Published online by Cambridge University Press: 25 December 2009
Introduction and methodology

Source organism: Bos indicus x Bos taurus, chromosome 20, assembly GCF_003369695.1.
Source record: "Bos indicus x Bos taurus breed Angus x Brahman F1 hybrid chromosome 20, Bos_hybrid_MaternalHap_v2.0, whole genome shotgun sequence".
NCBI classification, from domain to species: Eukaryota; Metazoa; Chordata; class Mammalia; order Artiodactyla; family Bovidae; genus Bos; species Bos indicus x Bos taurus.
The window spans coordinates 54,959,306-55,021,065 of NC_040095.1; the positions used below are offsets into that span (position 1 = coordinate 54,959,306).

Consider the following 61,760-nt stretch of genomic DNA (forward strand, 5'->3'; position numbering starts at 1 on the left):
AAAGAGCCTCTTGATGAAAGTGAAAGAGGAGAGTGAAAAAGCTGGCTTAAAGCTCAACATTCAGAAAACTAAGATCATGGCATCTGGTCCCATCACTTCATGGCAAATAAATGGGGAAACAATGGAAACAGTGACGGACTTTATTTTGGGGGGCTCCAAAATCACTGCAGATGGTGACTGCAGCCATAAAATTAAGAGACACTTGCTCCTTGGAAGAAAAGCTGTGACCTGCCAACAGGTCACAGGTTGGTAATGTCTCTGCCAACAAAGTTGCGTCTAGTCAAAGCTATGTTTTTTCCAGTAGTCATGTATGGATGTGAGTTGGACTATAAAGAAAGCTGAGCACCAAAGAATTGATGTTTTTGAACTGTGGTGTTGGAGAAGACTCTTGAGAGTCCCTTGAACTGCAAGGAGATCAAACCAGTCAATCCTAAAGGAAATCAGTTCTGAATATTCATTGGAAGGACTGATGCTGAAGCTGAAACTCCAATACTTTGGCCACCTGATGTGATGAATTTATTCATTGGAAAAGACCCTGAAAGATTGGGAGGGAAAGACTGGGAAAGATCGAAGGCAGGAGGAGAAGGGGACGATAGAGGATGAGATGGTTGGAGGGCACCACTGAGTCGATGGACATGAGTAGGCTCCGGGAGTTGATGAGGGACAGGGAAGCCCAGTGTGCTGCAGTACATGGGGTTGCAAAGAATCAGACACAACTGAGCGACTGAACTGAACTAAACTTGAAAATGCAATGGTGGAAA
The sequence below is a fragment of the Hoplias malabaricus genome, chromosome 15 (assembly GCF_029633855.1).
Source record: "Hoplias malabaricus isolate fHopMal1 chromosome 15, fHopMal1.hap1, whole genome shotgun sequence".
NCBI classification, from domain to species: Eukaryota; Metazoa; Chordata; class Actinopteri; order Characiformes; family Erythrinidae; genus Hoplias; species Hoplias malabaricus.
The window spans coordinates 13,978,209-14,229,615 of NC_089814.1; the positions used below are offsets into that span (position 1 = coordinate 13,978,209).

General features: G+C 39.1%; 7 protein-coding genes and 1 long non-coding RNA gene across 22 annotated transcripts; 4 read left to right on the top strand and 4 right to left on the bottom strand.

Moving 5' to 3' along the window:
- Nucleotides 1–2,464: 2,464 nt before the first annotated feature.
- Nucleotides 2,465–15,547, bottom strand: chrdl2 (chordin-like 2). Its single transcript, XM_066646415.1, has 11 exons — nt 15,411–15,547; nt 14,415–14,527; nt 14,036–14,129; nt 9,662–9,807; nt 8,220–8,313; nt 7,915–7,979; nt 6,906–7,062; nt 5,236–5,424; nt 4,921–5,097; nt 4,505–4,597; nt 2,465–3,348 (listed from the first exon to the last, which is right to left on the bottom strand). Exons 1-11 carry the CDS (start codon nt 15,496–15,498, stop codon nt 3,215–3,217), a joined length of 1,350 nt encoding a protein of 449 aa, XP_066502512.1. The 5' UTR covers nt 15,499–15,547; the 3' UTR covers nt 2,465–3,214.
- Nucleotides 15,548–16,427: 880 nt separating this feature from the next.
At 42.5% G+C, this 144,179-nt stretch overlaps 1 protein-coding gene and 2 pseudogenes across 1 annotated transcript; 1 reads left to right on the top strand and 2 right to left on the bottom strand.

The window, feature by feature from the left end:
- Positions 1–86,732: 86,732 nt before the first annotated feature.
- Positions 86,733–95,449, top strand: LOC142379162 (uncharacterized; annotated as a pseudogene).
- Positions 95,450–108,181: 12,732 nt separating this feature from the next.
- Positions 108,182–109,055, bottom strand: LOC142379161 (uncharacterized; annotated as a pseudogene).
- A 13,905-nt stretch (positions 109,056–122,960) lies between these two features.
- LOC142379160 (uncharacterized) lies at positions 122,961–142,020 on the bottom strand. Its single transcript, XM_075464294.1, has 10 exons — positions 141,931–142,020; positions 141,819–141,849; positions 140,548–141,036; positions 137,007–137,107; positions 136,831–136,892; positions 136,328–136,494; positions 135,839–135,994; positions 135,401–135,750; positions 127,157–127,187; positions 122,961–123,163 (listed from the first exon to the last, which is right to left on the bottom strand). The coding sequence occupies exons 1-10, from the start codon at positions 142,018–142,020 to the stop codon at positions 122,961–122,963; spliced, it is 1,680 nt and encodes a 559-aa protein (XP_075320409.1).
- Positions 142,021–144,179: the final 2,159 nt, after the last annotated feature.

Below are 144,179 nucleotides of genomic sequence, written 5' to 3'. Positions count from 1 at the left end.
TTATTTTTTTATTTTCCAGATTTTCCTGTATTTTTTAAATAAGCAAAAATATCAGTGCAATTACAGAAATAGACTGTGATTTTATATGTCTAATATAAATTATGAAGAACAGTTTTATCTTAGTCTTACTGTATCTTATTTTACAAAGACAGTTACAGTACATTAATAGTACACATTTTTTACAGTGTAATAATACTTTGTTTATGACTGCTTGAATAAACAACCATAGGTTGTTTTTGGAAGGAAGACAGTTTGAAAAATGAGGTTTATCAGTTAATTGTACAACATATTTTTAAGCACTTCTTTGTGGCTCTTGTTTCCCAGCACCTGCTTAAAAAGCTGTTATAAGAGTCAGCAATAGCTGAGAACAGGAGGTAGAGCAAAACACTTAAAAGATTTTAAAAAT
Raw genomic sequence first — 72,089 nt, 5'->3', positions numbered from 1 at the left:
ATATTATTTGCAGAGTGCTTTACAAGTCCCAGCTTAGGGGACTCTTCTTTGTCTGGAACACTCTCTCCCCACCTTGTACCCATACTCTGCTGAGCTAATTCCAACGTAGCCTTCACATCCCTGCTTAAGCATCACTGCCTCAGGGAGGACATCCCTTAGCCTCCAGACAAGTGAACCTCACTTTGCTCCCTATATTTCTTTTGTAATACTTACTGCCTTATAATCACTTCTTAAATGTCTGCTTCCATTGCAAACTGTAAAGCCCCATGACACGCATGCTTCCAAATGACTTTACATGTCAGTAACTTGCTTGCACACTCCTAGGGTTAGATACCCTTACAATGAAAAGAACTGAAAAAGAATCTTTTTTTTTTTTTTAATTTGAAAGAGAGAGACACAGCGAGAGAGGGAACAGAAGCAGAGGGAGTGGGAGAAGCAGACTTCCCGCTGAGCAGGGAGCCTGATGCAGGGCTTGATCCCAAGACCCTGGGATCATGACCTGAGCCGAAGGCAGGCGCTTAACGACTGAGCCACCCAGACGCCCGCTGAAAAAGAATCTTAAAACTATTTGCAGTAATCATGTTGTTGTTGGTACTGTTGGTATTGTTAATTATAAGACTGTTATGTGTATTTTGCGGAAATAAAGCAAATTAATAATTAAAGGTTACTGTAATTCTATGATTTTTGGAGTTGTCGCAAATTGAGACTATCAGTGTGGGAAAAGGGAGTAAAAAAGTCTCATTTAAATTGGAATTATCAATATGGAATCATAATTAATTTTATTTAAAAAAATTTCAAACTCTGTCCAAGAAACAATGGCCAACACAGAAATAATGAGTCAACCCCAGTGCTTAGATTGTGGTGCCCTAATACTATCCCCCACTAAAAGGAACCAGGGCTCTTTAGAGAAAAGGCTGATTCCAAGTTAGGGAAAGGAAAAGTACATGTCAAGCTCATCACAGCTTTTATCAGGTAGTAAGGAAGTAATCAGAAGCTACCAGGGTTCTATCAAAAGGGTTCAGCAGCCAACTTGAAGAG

Climate change is a problem, which plays out over long timescales. Inertia in natural and socioeconomic systems plays an important role. If the emissions of greenhouse gases were to cease today, global temperatures would continue to increase for decades, and sea-level continue to rise for centuries. While household appliances could be replaced within years, replacement of major industrial installations and power plants and institutional structures can take decades, and changes in large-scale infrastructure, or fundamental human values, a century or more. While the evidence is mounting that climate is changing already, and impacts on natural systems have been identified, the main risks are expected to occur in the future. Exploring the options to address climate change makes the use of scenario analysis indispensable, since the future is unknowable and dependent on choices still to be made. Scenarios are images of the future and of the pathways towards such futures. They are not to be confused with predictions. Some scenarios are explorative – exploring how the future may evolve starting from the conditions of today and trends. Other scenarios are normative – describing a future to which the authors attach some value: it may be a desirable future, like a sustainable one, or it may be an undesirable one, in which the world falls into despair and chaos. It is impossible to predict the future and, hence, there is no such thing as ‘business-as-usual’.